Ruth Macdougall’s Elephant Test

October 2009

Publication: Northings

Ruth Macdougall’s Elephant Test


“At the heart of my work is the engagement and participation of those communities amongst whom I live. As a primary source of information and guidance, I rely on evolving relationships and subtle collaborations to arrive at a work that not only tells a story but also characterises the community that tells and retells that story.” Ruth Macdougall


Ruth Macdougall, who was born in Glasgow in 1981, studied at the Lebanese Academy of Fine Art (ALBA) and Universidad Catholica de Chile in Santiago before graduating from Glasgow’s School of Art’s department of Environmental Art in 2004. During assuming her two-year residency at Timespan in Helmsdale, Sutherland, Macdougall worked in Zambia; she has also worked and exhibited in China. She is, therefore, not only well-travelled, but well-positioned in her ability to contextualise her own art in relationship to international practices and standards.


The term ‘elephant test’ — which may be unfamiliar to many readers — is defined as ‘a situation in which an idea or thing is hard to describe, but instantly recognisable when spotted’. Macdougall has used the curious phrase as a title of a book which documents her Timespan residency. Although the term is apparently applied most fequently in legal contexts, it was appropriated by Macdougall to describe the peculiar mixture of happenstance and circumstance which led to her undertaking an almost undefinable, consciously indeterminate art project based around a mythical elephant journeying across the mountain ranges of northwest Sutherland.


The basis for such an unlikely happening was a series of photographs uncovered by Macdougall in the Timspan archive. Much of the archive itself is derived from donated material, often with unknown or incomplete provenance.  The photographs, taken by an anonymous photographer around the turn of the nineteenth century,  show a llama, a camel and an elephant — all in a setting of incomparable incongruity.  In one of these images, Bosko (as he was subsequently discovered to be named), the elephant can be seen approaching two children — one, an older boy, can be seen laughing. At the tip of his trunk the animal holds a shimmering disk — perhaps a plate or even a mirror. In the background (which appears to show both the camel and the llama), can be seen the beast’s shackles — for he is tethered to a post.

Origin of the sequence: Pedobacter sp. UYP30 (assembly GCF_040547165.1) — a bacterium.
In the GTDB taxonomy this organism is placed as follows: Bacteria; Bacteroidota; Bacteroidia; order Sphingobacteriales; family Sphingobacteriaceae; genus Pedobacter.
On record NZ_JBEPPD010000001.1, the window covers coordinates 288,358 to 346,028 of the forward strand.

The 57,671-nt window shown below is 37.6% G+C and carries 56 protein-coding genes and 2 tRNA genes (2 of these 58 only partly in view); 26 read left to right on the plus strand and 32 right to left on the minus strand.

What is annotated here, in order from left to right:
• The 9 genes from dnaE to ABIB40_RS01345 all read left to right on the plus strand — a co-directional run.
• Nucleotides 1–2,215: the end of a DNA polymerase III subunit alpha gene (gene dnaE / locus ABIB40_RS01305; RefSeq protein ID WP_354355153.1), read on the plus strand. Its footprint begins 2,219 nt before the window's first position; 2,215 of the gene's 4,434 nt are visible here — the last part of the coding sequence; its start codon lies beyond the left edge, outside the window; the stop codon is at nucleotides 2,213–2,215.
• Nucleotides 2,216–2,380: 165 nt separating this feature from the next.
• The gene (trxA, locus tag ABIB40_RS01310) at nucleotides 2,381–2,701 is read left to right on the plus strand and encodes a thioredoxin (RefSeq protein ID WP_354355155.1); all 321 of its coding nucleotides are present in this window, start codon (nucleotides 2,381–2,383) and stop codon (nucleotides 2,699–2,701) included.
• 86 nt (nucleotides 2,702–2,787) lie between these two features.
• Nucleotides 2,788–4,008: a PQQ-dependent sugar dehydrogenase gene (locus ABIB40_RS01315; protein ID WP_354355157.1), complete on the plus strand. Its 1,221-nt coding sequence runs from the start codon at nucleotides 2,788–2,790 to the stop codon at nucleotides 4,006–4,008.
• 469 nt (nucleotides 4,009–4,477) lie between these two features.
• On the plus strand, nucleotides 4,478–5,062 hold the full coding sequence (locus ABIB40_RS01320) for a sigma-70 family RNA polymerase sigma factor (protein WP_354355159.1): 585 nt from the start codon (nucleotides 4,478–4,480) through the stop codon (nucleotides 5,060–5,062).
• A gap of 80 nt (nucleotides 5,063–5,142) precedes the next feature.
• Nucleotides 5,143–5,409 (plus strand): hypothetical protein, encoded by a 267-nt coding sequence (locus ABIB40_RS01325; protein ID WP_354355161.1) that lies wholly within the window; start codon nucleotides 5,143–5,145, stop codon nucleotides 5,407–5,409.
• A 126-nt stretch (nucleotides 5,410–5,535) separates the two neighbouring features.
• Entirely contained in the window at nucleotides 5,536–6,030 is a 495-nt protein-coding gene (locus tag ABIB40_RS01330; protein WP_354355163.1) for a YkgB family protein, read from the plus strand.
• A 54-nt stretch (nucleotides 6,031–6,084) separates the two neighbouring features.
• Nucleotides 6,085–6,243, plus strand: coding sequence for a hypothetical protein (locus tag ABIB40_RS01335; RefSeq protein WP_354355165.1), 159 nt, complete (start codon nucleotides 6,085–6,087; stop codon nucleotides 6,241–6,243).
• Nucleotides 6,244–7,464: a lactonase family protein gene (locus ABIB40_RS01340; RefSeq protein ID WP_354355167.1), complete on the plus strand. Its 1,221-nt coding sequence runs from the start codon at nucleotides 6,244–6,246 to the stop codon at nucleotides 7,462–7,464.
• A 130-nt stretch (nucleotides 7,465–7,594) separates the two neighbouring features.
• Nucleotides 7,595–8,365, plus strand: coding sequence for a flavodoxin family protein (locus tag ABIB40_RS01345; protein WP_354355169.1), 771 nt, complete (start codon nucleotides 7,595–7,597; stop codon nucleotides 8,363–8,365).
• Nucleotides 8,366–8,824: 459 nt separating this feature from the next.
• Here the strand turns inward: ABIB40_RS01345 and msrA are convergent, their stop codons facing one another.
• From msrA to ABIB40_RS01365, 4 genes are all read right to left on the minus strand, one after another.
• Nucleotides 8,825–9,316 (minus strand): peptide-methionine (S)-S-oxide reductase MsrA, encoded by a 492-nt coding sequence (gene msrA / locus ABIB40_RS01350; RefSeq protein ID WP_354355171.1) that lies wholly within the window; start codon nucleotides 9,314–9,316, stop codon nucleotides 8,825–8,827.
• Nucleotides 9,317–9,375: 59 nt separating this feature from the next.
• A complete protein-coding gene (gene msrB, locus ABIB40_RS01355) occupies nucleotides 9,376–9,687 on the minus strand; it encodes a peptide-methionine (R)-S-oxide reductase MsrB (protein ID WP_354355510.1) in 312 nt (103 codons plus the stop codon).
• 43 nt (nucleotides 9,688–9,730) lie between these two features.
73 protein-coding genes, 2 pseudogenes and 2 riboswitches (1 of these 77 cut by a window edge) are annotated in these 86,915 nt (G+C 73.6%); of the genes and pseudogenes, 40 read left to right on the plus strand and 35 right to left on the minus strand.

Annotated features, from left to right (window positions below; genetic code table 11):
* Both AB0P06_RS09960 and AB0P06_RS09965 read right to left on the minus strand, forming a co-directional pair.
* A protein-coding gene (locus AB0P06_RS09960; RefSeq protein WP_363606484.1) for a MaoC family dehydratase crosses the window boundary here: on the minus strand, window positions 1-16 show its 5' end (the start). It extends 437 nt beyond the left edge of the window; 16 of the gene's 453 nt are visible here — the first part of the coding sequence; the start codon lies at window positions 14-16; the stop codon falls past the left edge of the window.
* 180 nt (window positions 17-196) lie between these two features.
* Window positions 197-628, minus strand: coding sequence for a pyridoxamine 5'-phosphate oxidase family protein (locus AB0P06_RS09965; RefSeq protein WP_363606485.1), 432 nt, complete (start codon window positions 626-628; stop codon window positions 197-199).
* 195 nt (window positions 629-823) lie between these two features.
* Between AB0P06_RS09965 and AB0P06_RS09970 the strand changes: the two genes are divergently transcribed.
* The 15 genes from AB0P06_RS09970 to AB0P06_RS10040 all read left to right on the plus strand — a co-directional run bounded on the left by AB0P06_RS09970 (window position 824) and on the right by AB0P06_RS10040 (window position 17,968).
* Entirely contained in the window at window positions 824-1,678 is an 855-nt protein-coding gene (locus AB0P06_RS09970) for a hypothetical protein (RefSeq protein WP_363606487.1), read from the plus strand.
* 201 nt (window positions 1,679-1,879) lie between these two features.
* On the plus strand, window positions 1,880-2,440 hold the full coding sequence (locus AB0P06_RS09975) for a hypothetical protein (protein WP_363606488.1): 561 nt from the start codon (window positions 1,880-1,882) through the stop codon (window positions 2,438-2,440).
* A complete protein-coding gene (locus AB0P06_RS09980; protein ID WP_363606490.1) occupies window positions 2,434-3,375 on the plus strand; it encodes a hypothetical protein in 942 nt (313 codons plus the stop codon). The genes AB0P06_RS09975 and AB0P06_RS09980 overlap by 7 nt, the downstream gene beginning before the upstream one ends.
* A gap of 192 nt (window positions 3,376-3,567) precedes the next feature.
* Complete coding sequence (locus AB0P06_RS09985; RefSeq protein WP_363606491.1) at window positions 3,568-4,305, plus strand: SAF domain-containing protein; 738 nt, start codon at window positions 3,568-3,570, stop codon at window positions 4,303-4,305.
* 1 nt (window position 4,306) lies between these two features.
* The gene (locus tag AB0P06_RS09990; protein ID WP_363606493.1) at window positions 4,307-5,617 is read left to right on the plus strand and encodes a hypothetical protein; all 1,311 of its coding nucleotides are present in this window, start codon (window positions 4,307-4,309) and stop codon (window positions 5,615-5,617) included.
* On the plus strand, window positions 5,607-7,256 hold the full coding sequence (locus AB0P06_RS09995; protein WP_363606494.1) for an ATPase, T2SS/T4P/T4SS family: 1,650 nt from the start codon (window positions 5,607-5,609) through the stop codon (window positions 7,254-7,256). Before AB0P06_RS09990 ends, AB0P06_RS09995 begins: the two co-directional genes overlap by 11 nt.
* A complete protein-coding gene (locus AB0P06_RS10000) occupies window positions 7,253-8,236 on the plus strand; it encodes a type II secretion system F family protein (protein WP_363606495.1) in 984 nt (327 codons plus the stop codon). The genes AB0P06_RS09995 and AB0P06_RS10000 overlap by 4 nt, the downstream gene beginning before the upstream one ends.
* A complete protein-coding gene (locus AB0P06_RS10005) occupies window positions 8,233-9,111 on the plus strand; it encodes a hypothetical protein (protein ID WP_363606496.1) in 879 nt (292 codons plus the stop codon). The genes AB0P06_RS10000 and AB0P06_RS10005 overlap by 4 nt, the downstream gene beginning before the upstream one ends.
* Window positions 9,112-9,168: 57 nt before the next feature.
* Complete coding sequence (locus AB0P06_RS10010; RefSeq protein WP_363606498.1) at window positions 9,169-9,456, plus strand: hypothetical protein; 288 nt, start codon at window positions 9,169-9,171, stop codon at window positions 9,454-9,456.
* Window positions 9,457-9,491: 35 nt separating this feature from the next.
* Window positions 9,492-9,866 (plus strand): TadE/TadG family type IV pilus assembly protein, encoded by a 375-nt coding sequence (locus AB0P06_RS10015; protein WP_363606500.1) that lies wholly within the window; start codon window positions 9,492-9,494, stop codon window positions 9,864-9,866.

Macdougall found out the identity of the elephant and the travelling circus which was responsible for bringing him to Helmsdale from a guest at an event in Timespan. Mitchell Miller, editor of the Drouth magazine was taken aback to see images of his great, great garnparents’ circus, Pinder Ord’s Royal Number 1.  This travelling show plied the highways and byways of the Scottish highlands, stopping in Helmsdale on its route north.


Such a strange co-incidence prompted Macdougall to follow her instincts and to adapt a previously conceived artwork — which had not come to fruition — in favour of this new deus ex machina. The unrealised work, putatively entitled Coracle involved Macdougall fashioning the eponymous boat-cum-shelter from local ash and hide and traversing the county of Sutherland, from coast to coast, in a more-or-less straight line, crossing whatever obstacles lay in the way. Such an approach had been gleaned from Macdougall’s training in environmental art, originating from an exercise known as derive.  This technique consists of drawing a circle on a map and following its route, ‘on the ground’, precisely; the object is to require the participants to negotiate access to public and private space, thus fulfiling one of the basic tenets of environmental art. As Macdougall explains: “Most of my artwork is socially engaged…involving people and other artists in my work, collaborating with them, getting them to particiapte, fostering a sense of co-authorship. Most of my work is ‘site-specific’ so…I am working in somebody else’s space, in contexts which are particular to that area and are quite personal to a lot of people….that is an element which has run through my work since art school…environmental art is public artwork … you are working outside the gallery space in other peoples’ territory, so there is always a negotiation of space…” [1]


Macdougall’s final work, Escaped Circus Elephant Lives the Dream is documented as a short, eight-minute film and can be described as a site-specific intervention, part-spectacle, part-happening with roots in the history of performance art, absurdist theatre, and even, perhaps, commedia-dell-arte.  A loose narrative structure follow the ‘elephant’s’ escape, and subsequent free wandering high up on the mountainside.




[1] Ruth Macdougall, interviewed by Giles Sutherland, Edinburgh, 9th September, 2009